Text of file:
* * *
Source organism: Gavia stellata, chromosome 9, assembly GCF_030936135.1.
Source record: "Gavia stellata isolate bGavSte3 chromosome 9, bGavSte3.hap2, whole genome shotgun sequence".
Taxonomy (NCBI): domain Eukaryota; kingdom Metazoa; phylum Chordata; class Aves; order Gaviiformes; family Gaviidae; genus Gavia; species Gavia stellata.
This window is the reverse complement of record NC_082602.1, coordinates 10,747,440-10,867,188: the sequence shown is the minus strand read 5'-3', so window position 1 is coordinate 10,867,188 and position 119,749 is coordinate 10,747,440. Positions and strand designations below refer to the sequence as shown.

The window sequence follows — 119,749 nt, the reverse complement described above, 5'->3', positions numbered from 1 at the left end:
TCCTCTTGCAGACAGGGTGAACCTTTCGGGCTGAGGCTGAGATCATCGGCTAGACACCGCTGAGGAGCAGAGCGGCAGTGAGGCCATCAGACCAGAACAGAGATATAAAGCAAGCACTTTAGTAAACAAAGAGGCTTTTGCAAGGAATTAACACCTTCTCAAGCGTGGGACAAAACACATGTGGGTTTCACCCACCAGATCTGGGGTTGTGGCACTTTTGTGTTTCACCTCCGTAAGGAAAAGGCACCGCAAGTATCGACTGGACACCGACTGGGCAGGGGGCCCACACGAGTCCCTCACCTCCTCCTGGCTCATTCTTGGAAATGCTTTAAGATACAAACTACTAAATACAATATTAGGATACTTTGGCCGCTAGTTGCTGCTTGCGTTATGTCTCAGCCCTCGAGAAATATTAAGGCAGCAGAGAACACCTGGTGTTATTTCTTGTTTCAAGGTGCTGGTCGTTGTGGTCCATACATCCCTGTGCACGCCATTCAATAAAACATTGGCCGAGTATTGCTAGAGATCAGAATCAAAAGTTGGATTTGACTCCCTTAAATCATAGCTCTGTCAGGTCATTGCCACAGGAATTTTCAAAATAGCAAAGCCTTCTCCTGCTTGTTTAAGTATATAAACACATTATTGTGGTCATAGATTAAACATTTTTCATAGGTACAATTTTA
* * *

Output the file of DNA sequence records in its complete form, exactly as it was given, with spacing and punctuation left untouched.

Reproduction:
Source organism: Gavia stellata, chromosome 9, assembly GCF_030936135.1.
Source record: "Gavia stellata isolate bGavSte3 chromosome 9, bGavSte3.hap2, whole genome shotgun sequence".
Taxonomy (NCBI): domain Eukaryota; kingdom Metazoa; phylum Chordata; class Aves; order Gaviiformes; family Gaviidae; genus Gavia; species Gavia stellata.
This window is the reverse complement of record NC_082602.1, coordinates 10,747,440-10,867,188: the sequence shown is the minus strand read 5'-3', so window position 1 is coordinate 10,867,188 and position 119,749 is coordinate 10,747,440. Positions and strand designations below refer to the sequence as shown.

The window sequence follows — 119,749 nt, the reverse complement described above, 5'->3', positions numbered from 1 at the left end:
TCCTCTTGCAGACAGGGTGAACCTTTCGGGCTGAGGCTGAGATCATCGGCTAGACACCGCTGAGGAGCAGAGCGGCAGTGAGGCCATCAGACCAGAACAGAGATATAAAGCAAGCACTTTAGTAAACAAAGAGGCTTTTGCAAGGAATTAACACCTTCTCAAGCGTGGGACAAAACACATGTGGGTTTCACCCACCAGATCTGGGGTTGTGGCACTTTTGTGTTTCACCTCCGTAAGGAAAAGGCACCGCAAGTATCGACTGGACACCGACTGGGCAGGGGGCCCACACGAGTCCCTCACCTCCTCCTGGCTCATTCTTGGAAATGCTTTAAGATACAAACTACTAAATACAATATTAGGATACTTTGGCCGCTAGTTGCTGCTTGCGTTATGTCTCAGCCCTCGAGAAATATTAAGGCAGCAGAGAACACCTGGTGTTATTTCTTGTTTCAAGGTGCTGGTCGTTGTGGTCCATACATCCCTGTGCACGCCATTCAATAAAACATTGGCCGAGTATTGCTAGAGATCAGAATCAAAAGTTGGATTTGACTCCCTTAAATCATAGCTCTGTCAGGTCATTGCCACAGGAATTTTCAAAATAGCAAAGCCTTCTCCTGCTTGTTTAAGTATATAAACACATTATTGTGGTCATAGATTAAACATTTTTCATAGGTACAATTTTA